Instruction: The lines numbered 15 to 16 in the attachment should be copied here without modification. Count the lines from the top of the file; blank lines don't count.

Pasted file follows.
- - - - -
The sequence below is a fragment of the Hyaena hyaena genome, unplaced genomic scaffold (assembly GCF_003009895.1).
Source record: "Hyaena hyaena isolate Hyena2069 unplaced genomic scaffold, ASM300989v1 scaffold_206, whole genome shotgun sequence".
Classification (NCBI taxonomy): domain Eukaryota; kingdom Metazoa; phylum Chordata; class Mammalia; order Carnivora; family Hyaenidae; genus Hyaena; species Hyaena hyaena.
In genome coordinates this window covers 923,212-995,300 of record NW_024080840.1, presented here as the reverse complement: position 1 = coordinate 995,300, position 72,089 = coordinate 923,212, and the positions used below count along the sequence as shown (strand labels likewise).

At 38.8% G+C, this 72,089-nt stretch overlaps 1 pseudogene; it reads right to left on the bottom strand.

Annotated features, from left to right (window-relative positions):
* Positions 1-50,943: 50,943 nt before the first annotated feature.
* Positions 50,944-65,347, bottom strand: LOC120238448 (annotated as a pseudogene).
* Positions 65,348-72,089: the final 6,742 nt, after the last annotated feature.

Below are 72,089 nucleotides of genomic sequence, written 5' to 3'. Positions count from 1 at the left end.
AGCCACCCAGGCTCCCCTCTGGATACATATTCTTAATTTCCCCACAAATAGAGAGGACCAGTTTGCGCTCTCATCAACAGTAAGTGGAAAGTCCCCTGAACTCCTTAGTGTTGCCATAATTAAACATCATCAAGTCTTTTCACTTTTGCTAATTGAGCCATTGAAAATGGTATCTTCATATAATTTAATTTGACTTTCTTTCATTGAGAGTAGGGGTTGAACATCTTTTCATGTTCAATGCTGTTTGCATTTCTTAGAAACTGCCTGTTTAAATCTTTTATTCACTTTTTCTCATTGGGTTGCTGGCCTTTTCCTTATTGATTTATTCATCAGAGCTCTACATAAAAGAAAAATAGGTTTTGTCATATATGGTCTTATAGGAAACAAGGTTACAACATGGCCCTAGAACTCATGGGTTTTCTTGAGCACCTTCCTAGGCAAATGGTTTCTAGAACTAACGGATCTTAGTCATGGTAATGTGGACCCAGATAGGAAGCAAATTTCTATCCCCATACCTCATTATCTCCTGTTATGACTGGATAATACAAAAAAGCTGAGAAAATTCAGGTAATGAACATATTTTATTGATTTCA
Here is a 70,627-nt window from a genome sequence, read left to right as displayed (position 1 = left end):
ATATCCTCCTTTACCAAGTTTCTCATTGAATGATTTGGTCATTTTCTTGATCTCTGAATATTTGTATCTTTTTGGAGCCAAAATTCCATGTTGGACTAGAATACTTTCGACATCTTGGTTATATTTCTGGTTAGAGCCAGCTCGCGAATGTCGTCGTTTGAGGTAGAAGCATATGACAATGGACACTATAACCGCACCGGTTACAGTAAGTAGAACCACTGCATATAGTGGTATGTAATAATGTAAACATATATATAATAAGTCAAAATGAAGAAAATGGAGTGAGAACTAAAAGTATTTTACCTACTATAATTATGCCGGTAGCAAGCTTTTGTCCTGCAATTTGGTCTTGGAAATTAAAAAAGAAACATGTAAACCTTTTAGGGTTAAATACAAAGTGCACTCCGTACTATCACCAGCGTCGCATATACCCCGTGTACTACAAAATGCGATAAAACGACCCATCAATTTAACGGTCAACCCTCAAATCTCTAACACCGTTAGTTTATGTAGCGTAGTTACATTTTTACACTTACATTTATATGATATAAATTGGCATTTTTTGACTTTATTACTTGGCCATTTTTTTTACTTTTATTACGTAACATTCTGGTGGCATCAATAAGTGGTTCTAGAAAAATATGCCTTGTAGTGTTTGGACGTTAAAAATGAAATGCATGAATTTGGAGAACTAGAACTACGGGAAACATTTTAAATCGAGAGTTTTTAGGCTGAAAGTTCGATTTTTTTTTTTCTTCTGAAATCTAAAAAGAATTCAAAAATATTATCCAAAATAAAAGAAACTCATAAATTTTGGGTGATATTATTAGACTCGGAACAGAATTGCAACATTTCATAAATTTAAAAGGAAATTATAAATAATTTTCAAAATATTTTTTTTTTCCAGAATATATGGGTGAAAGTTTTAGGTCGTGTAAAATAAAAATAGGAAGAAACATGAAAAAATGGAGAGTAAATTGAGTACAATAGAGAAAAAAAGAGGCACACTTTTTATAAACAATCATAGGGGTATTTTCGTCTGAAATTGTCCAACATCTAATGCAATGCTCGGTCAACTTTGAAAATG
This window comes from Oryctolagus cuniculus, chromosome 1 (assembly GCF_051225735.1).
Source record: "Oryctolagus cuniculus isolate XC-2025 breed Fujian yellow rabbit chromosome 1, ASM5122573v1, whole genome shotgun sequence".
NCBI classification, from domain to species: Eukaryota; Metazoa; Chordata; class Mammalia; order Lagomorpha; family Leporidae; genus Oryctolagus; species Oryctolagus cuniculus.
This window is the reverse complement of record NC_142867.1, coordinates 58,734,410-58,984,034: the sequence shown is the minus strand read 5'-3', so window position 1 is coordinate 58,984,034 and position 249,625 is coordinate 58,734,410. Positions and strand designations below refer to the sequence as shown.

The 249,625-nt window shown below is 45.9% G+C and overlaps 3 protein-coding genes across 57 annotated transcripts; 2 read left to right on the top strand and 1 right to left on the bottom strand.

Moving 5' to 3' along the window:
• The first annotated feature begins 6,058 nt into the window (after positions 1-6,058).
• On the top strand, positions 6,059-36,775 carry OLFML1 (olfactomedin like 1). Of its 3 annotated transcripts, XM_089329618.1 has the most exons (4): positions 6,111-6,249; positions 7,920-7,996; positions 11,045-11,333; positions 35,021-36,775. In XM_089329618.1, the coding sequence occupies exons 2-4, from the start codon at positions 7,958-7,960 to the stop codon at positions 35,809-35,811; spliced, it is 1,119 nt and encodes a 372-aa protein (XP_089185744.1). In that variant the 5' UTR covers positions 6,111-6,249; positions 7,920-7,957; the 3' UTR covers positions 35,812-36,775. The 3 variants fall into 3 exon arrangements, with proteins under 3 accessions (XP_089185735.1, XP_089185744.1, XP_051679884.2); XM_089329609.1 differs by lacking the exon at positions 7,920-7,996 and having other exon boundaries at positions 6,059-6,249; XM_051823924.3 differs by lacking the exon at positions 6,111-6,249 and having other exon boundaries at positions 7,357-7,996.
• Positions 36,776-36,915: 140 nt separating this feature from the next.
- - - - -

Source record: "Oryctolagus cuniculus isolate XC-2025 breed Fujian yellow rabbit chromosome 1, ASM5122573v1, whole genome shotgun sequence".
NCBI classification, from domain to species: Eukaryota; Metazoa; Chordata; class Mammalia; order Lagomorpha; family Leporidae; genus Oryctolagus; species Oryctolagus cuniculus.